Starting and operating a business is extremely difficult. According to recent analysts, nearly 37% of new NZ businesses will fail within the first two years. Every day, businesses find themselves in a hard situation where they are no longer a profitable business. It is true that during the first few years of business, you may have not planned to profit. It takes time to build a reputation and establish your business. If you did not have the personal funding to reach your profitable years, you most likely borrowed from numerous lenders and creditors. When creditors expect payment and you do not have the money to pay them, they may request you liquidate your company.
Understand Liquidation and Insolvency
In business, liquidation is the process of bringing a company to an end. During this process, the company’s assets are distributed to claimants and creditors. If a company is insolvent, it means it no longer can pay the obligations that are due to its creditors or lenders. If your company has become insolvent, you will need to liquidate your remaining assets to the creditors, lenders, shareholders, and claimants. There are different types of liquidation including:
- Members’ Voluntary Liquidation
- Creditors’ Voluntary Liquidation
- Compulsory Liquidation
Hire an Expert Before You Liquidate
If liquidation is the only plausible option, there are different steps you can take before you liquidate. You first should seek professional advice at a reputable business. You can find a liquidation company online at https://bwainsolvency.co.nz . When your company faces continuous losses and you decide it is time to liquidate, you must hire an expert. You will put you and your company at risk without someone who is well versed in the legalities surrounding liquidation. Legally, you must have your creditors’ best interests in mind when distributing the company’s assets.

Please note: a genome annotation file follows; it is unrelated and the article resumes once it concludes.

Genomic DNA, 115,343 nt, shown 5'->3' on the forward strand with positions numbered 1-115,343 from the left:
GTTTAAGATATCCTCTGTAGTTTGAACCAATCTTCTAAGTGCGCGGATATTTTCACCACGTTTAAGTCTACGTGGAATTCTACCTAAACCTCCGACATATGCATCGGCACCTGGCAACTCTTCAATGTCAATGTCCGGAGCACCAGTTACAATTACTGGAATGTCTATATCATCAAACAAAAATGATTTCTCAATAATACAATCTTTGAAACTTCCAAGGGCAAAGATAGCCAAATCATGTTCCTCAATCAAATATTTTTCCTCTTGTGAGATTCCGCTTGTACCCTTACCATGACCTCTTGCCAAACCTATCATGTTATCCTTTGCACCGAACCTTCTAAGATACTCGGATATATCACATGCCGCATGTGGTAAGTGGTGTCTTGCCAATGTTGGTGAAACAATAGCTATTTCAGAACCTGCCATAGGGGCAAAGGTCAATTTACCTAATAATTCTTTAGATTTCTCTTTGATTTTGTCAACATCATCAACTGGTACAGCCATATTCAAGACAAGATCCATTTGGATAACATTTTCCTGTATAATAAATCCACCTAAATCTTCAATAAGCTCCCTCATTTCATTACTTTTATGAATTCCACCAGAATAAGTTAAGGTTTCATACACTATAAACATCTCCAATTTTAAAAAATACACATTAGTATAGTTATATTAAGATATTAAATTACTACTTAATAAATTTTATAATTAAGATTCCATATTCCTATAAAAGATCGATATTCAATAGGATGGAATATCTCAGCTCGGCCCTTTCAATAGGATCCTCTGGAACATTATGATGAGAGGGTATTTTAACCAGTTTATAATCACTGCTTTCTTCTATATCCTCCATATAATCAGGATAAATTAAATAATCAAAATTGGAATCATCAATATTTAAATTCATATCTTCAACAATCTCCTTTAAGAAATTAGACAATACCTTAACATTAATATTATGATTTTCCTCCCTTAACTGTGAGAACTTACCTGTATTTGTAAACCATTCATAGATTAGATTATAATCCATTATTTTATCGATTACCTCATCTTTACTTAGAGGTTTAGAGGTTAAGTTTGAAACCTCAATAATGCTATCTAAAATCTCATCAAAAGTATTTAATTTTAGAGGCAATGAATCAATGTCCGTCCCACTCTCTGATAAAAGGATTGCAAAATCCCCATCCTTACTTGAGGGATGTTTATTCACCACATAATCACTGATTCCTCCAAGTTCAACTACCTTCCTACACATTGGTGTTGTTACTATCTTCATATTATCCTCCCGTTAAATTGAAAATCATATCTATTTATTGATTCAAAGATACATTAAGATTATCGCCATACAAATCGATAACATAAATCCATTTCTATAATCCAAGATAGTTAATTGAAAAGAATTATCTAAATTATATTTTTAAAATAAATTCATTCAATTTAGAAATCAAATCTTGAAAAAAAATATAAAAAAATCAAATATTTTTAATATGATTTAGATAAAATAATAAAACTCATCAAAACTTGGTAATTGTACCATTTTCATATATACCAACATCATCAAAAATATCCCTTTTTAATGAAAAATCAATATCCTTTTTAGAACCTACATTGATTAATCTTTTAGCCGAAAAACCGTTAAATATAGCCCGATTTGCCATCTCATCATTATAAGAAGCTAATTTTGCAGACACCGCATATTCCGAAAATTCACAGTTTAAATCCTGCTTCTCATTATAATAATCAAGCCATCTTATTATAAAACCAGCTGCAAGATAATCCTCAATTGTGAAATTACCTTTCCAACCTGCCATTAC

Do Not Do-It-Yourself
You may think it is cheaper to liquidate the company yourself. You understand your business is no longer profitable, or insolvent, and cannot grasp taking on yet another expense. However, company liquidation is a risky process. Your future depends on the process running smoothly, efficiently, and effectively. If you do not properly liquidate, it could limit your ability to start or run a business in the future. The board of directors are also held liable. An expert may tell you that once the company is liquidated, you and the board of directors are forbidden from forming, promoting, or managing a business similar to the name of your liquidated company. Do you know the laws around liquidation or what happens after company liquidation? An expert in company liquidation does know the laws and can advise you every step of the way.
Experts Are Faster
You must also successfully sell the company’s assets to recover. Liquidating assets is an extensive and lengthy process. However, an insolvency expert can help steer the company in the right direction by selling off assets at a much faster rate. The longer it takes the company to pay off its debts, the more debt will accrue. For example, if a creditor is demanding payment, they may tack on extra late fees and higher interest rates. While you are trying to liquidate your assets, the debt continues to increase. An insolvency expert will sell the assets faster, to mitigate the growth of the company’s debts.